Thursday, May 12, 2016

Office build-along pt. 2

I started my office build-along project a couple of weeks ago, and I'm afraid I've fallen silent since. That doesn't mean I haven't been working on it, but I've got a bunch of irons in the fire and documenting and writing everything up takes a bit of time. I'll try to do better in the future. Promise.

I mentioned before how I made countless errors when building my bookshelves in the office at our old house, and there's one area where I'm learning from those mistakes. The cabinets I'm using to form the base of the bookshelves--like those I used last time--were never designed to go on the floor. They're actually hanging cabinetry, which means the top is the same depth as the bottom. There's no upside-down or rightside-up, as they're identical in either orientation. This wasn't a big deal in my old office, as it was carpeted. I just cut the footprint into the carpet and installed the cabinets/bookcase over the vapor barrier. Trouble came when I replaced that old carpet with laminate flooring. Take a look:

This is the problem: The low clearance of the cabinet doors. Yes, they still open and close fine, but there is zero clearance beyond that. Unlike carpeting, however, laminate and hardwood flooring needs about a quarter inch gap space because it flexes depending on temperature and humidity. If you don't leave that gap, it can buckle--not nice. Normally, the unsightly gap is hidden by molding, but there's no room for a quarter-round or even a shoe base.

Note that I deliberately chose to not get kitchen cabinetry, with its elevated footing, because selection is limited and the sizes available wouldn't fit my available space without a lot of hassle. So, what could I do to solve this problem? Simple--elevate my cabinets' bases.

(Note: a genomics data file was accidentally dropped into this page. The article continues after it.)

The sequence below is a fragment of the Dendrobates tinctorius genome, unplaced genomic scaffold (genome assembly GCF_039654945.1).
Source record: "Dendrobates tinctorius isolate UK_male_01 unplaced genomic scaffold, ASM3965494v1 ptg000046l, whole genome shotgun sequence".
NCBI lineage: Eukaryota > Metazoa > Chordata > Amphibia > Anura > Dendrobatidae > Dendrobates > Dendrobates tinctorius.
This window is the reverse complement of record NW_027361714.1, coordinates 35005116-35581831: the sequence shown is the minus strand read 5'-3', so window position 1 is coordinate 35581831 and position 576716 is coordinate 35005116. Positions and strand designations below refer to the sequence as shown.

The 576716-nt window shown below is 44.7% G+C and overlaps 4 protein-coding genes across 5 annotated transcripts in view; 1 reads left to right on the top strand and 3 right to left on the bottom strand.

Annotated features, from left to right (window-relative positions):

I bought a 1"x4" board of aromatic cedar from McCoys. Why cedar? Well, I'm partial to the wood because it's easy to work with. Also, I hate insects that try to make a meal of books, and figure the cedar will offer at least a minimal level of deterrence. Not that we have an infestation at our house, mind you, but I've seen a silverfish or two over the past year, and that's one creepy-crawly that's not terribly easy to control outside of turning one's home into a toxic waste dump.

After cutting the board into 1" strips on my table saw inherited from Grandpa Fritz, I used my mitre saw to chop those strips into 30" segments for the horizontal cabinets and 9" segments for the vertical end cabinets. So far, so good.

Next, I decide which is going to be the top and which is the bottom. Doesn't make any difference, really. Then I laid down a thick layer of Titebond II wood glue (Titebond III is better, but costs significantly more).

Next, I align the 1" strip along the glue line, making sure it is flush with the front of the cabinet. I drill a pilot hole through the cedar into the cabinet (I guarantee either the cedar or cabinet would split without the pilot hole--no thanks!) then nail the two together with a 1.5" finishing nail, following up with a nail set to ensure the metal doesn't puncture the vapor barrier on the floor or somesuch. The finishing nails aren't terribly strong, but their main role is just to hold the wood tight as the glue dries. Once the glue sets, there should be little stress on the join, and gravity will also work to keep them compressed.

I repeat this for the front and back of each cabinet, three nails per side, with the 9" cabinets getting two nails per. Finally, I go through with a moist rag and wipe away all the excess glue oozing from the joins. This isn't necessary for the back and inner sides, but on the front any excess glue would block the stain from taking, and would make the cabinets look blotchy and ugly. Can't have that. The end result of all this is a modestly elevated cabinet with more than enough room for a shoe base or quarter round if needed:

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Chicken Ranch Central

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